Southern Carpathians “innovation lab” aims to promote nature-based business

May 30, 2019

How can wild nature help to develop a region? At the beginning of May a group of social entrepreneurship professors and students met with community representatives in the Southern Carpathians rewilding area for a brainstorming session. The ideas they generated will help to develop nature-based business and reinforce the connection between people and locally reintroduced bison.

Workshop participants were given a guided tour of the Domogled-Valea Cernei National Park to better understand the Southern Carpathian area.


Collaborative innovation

Community support is a key aspect of rewilding – it is widely acknowledged that projects are only successful when local people are engaged and enthusiastic. This means finding ways for them to share in the economic benefits which rewilding can bring. Developing new ideas for nature-based business is part of this support mechanism.

At the beginning of May, a multinational group of 22 social entrepreneurship professors and students gathered in the village of Armeniş – close to the first bison release site – where they met with representatives of the local community association called AMZA (Bison Hillock Association Armeniş). In a highly productive collaboration, this so-called “Community Innovation Lab” generated a number of great business ideas to further community development.


New opportunities

Fieldwork by researchers and students tracking bison in Southern Carpathians rewilding area.
The comeback of wild nature in the Southern Carpathians rewilding area is attracting growing numbers of visitors, contributing to increased incomes and new employment opportunities.
Doru Oprisan

Rewilding Europe and WWF Romania have been reintroducing European bison in the Southern Carpathians rewilding area since 2014. Our goal is to work with wild nature – with a particular focus on the bison – to develop the region. Today such development involves nature-based tourism, as well as community-based and educational initiatives.

In the Southern Carpathians, the reintroduction of bison has seen the area’s spiral of land abandonment and rural exodus, loss of biodiversity and fading traditional culture gradually transformed into new opportunities. The comeback of wild nature is attracting young and entrepreneurial people, as well as growing numbers of visitors, contributing to increased incomes and new employment opportunities.


Inventive ideas

Designing maps of present and future Armenis in the workshop.

With a strong entrepreneurial component, the ideas brainstormed by workshop participants included a common signage system for Armeniş, directing visitors (and locals) to places such as schools and shops, as well as houses offering accommodation and traditional workshops. The signs would be made by local children and feature both bison and traditional motifs.

A second proposal was to sell wool-based souvenirs, based on the products locals make for their own use. This will be debated further at a “Prosperity Camp” in the village of Sat Batran on June 1 and 2.  The camp is another concept developed by the workshop, designed to bring city-based entrepreneurs into the community to inspire locals with new ways of promoting and developing their ideas and products. To facilitate the camp the Armeniş municipality is building a new campsite, while local people will provide visitors with transport, food and local products.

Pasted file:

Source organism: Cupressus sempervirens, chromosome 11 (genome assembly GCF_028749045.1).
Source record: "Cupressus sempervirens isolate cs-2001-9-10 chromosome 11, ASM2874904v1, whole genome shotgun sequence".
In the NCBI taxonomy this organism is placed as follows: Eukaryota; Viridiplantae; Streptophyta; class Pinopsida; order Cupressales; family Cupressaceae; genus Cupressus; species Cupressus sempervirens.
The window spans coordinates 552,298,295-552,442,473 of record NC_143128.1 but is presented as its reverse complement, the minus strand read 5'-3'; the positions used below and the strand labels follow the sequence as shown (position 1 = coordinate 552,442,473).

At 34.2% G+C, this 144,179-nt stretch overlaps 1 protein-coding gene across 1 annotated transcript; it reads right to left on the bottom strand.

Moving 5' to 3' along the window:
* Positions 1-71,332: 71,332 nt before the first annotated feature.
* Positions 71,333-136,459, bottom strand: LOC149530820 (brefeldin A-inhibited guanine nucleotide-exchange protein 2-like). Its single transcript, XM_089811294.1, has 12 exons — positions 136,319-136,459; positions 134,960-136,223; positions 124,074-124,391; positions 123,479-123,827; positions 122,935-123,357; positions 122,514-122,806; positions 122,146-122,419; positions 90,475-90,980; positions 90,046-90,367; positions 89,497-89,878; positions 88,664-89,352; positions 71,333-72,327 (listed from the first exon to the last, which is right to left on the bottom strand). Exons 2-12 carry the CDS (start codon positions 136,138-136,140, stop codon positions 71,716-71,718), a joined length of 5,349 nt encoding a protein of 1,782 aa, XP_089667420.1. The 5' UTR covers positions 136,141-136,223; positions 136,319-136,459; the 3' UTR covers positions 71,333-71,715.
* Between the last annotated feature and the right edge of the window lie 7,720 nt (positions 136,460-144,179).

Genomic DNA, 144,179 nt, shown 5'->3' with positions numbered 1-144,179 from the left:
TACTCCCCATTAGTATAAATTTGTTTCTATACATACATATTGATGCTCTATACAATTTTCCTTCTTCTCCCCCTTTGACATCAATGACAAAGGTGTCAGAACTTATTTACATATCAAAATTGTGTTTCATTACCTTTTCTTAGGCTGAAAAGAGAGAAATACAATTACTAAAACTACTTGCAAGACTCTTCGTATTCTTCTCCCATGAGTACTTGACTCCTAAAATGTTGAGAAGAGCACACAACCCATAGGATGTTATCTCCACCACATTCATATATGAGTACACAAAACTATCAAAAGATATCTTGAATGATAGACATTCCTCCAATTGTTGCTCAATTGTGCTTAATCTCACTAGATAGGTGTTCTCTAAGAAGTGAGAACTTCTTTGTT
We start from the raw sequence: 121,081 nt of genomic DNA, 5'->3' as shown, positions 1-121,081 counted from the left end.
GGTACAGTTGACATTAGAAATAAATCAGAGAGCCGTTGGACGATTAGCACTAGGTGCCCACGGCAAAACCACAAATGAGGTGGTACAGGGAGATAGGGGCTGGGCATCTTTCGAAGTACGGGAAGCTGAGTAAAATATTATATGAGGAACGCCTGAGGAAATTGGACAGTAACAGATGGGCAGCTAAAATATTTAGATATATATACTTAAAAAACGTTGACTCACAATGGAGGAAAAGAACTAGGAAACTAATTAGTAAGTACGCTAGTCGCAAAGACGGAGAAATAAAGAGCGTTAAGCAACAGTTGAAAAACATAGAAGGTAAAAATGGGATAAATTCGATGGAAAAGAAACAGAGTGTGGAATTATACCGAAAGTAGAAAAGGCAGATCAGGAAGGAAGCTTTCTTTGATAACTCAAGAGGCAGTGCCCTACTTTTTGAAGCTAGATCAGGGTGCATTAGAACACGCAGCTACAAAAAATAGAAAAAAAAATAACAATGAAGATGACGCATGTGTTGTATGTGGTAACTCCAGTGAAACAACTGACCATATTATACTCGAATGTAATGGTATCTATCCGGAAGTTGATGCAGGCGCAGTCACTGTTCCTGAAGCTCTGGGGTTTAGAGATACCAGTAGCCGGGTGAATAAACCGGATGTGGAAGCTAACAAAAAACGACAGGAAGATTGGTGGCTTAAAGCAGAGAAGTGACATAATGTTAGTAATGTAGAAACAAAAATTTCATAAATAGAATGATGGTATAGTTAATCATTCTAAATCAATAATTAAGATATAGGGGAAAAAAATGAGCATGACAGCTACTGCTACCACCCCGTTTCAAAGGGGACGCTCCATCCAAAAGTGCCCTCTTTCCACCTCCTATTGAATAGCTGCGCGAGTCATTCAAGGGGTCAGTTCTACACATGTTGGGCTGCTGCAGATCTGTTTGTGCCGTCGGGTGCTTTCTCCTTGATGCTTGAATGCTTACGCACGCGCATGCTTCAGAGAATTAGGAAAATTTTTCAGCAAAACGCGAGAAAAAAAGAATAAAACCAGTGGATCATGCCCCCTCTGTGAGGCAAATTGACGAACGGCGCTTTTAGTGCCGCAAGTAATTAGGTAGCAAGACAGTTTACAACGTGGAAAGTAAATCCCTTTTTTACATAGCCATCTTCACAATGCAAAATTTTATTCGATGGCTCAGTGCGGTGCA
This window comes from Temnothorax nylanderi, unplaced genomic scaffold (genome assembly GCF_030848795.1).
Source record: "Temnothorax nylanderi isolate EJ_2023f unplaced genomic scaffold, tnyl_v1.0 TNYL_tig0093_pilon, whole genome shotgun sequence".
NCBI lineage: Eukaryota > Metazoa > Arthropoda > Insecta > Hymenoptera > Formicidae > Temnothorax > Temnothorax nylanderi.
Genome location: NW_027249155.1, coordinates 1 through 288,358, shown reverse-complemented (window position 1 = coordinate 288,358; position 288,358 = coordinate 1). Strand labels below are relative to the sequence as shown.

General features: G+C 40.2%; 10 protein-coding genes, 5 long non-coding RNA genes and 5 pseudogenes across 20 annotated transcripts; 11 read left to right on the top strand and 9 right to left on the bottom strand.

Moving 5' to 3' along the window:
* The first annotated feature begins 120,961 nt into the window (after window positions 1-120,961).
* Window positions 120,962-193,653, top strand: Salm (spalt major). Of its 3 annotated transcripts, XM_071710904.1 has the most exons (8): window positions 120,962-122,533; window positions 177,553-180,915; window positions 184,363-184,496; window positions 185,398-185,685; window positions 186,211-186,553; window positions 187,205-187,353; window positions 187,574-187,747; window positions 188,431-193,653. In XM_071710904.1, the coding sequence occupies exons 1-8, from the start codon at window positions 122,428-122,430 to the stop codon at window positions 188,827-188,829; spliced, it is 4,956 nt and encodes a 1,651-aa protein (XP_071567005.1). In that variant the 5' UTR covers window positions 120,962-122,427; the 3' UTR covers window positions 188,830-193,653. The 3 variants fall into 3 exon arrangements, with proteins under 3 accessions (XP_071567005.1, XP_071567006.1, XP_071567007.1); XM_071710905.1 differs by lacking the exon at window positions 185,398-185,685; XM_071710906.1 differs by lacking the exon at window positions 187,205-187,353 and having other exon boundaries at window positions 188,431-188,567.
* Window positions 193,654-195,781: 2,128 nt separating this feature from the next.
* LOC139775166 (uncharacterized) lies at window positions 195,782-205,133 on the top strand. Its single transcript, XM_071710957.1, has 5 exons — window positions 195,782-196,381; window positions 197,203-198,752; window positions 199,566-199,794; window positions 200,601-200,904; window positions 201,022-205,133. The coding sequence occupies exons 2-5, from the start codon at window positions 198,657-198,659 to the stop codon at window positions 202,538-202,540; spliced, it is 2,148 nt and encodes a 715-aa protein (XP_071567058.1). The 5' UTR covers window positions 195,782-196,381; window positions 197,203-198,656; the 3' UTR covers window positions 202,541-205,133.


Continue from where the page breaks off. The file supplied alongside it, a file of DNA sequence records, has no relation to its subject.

Workshop students also came up with an idea for an innovative app. This would connect local producers directly with guests or consumers, incorporating a feature whereby small mountain clean-up operations are rewarded with discounts on local services or vouchers for organic products from WWF’s partners and AMZA.

With the Prosperity Camp kicking off soon, the other ideas generated by the workshop will hopefully soon be developed the help of funds obtained through projects, investments, sponsorships and from local authorities.


Positive feedback

The community innovation lab saw social entrepreneurship professors and students gather in the Southern Carpathians rewilding area to brainstorm business ideas.

Both students and locals were enthusiastic about the outcome of the workshop. “I was surprised to see how many great ideas the workshop generated,” says Heleen de Lange, a student at the VHL University of Applied Sciences Holland. “Learning about the lives and stories of local people helped us to come up with solutions that really complemented each other. Once you’ve experienced this rewilding area it’s impossible not to want to develop it further and celebrate its beautiful wild nature and culture.”

The Armeniş workshop took place as part of the European Programme “Community Learning for Local Change“, with the support of WWF Romania. The goal of this programme is to promote social entrepreneurship as a solution to the challenges faced by European communities and prepare the students involved for future roles as social entrepreneurs.


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